.. there’s no going back. Absent a clear and present violation [by Iran], I don’t think we can take advantage of some new president—Republican or Democrat—and say, ‘well, we’re not going to live up to our word in this agreement.’ I believe we’d be alone if we did, and unilateral economic sanctions from us would not have anywhere near the impact of an allied approach to this.
Rather than rip up the deal or try to squeeze further nuclear concession out of Iran through sanctions on non-nuclear issues, the Trump administration should work with our P5+1 partners to think through:
ways in which we can extend the core nuclear limits and additional verification tools that have been established by the Iran deal — perhaps by multilateralizing them — and pursue strategies that reduce Iran’s commercial and economic incentives to increase its uranium stockpiles and enrichment capacity after those core limits expire.
“If Trump or the Republican-led Congress sabotage the deal, they will own the grave geopolitical consequences.”
Q: Some argue Trump would not violate the JCPOA but instead will place sanctions on charges of human rights violations in Iran. If so, can it affect the future of the JCPOA?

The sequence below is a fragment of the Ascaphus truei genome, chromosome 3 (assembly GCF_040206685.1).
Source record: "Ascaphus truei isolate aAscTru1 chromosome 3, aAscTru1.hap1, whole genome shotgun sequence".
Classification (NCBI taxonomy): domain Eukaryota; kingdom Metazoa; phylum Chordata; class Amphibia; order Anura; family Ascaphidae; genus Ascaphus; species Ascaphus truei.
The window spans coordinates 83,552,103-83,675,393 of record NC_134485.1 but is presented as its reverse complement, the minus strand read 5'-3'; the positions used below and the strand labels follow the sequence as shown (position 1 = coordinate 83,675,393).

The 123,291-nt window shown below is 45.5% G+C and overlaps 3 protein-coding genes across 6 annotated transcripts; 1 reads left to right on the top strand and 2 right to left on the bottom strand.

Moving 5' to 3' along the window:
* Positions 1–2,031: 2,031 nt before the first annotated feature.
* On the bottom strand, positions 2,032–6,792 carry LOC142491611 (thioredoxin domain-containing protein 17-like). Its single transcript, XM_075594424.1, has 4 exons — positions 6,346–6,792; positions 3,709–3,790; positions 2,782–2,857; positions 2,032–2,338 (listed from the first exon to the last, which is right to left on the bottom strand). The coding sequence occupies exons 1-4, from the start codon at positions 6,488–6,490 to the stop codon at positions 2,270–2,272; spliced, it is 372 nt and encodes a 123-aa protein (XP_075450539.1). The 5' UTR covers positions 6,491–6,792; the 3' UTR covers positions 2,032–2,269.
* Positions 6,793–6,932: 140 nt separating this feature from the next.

A: Yes, it is possible that some in Congress and some in the Trump administration will seek to put pressure on Iran for other reasons, including by imposing sanctions that seek to limit Iran’s testing and development of long-range ballistic missiles and… for human rights violations. The effect of these possible actions on the JCPOA itself is hard to assess at this point. If the two countries get into an action-reaction cycle, there could be an escalation of tensions that leads to the unraveling of the JCPOA by one side or the other. It is important, in my view, for the U.S. and Iran to maintain an intensive dialogue on matters of mutual interest to try to find ways to reduce tensions, improve the well-being of their citizens, and to improve commercial and cultural exchanges that benefit the people of our nations.
Q: If Trump violates the JCPOA, how will Washington’s European allies and JCPOA parties react?
A: If the Trump administration walks away from the nuclear deal, it would also send a dangerous message to our European allies, Russia, and China that the United States cannot be trusted to honor agreements and commitments.